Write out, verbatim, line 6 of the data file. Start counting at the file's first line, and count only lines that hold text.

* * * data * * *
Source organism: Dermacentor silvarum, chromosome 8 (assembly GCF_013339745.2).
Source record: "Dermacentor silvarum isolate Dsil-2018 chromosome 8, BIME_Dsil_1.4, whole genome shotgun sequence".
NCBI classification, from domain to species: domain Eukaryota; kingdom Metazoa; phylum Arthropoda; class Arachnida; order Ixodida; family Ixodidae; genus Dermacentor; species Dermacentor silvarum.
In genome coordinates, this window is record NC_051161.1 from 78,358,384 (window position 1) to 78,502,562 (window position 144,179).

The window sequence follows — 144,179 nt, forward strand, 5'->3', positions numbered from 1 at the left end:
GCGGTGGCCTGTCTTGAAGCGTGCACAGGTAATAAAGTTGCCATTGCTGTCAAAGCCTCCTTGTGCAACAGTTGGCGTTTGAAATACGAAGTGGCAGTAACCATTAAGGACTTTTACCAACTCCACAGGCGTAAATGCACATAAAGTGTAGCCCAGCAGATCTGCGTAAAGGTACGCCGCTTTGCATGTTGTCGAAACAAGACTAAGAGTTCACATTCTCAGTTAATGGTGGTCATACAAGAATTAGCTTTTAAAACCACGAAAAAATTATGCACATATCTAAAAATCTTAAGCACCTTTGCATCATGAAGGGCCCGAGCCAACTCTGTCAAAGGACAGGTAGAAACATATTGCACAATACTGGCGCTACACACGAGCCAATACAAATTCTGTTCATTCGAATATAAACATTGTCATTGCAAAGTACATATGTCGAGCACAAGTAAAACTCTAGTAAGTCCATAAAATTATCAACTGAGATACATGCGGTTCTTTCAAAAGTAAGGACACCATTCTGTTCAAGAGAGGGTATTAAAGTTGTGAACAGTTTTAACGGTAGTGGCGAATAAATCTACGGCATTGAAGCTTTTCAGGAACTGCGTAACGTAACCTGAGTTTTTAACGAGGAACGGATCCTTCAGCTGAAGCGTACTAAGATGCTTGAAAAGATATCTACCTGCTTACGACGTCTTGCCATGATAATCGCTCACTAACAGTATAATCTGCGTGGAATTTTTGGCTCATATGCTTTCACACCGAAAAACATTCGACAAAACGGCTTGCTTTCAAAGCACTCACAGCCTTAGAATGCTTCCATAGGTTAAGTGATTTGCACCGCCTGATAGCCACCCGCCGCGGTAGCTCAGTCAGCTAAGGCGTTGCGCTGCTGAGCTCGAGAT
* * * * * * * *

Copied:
GCGGTGGCCTGTCTTGAAGCGTGCACAGGTAATAAAGTTGCCATTGCTGTCAAAGCCTCCTTGTGCAACAGTTGGCGTTTGAAATACGAAGTGGCAGTAACCATTAAGGACTTTTACCAACTCCACAGGCGTAAATGCACATAAAGTGTAGCCCAGCAGATCTGCGTAAAGGTACGCCGCTTTGCATGTTGTCGAAACAAGACTAAGAGTTCACATTCTCAGTTAATGGTGGTCATACAAGAATTAGCTTTTAAAACCACGAAAAAATTATGCACATATCTAAAAATCTTAAGCACCTTTGCATCATGAAGGGCCCGAGCCAACTCTGTCAAAGGACAGGTAGAAACATATTGCACAATACTGGCGCTACACACGAGCCAATACAAATTCTGTTCATTCGAATATAAACATTGTCATTGCAAAGTACATATGTCGAGCACAAGTAAAACTCTAGTAAGTCCATAAAATTATCAACTGAGATACATGCGGTTCTTTCAAAAGTAAGGACACCATTCTGTTCAAGAGAGGGTATTAAAGTTGTGAACAGTTTTAACGGTAGTGGCGAATAAATCTACGGCATTGAAGCTTTTCAGGAACTGCGTAACGTAACCTGAGTTTTTAACGAGGAACGGATCCTTCAGCTGAAGCGTACTAAGATGCTTGAAAAGATATCTACCTGCTTACGACGTCTTGCCATGATAATCGCTCACTAACAGTATAATCTGCGTGGAATTTTTGGCTCATATGCTTTCACACCGAAAAACATTCGACAAAACGGCTTGCTTTCAAAGCACTCACAGCCTTAGAATGCTTCCATAGGTTAAGTGATTTGCACCGCCTGATAGCCACCCGCCGCGGTAGCTCAGTCAGCTAAGGCGTTGCGCTGCTGAGCTCGAGAT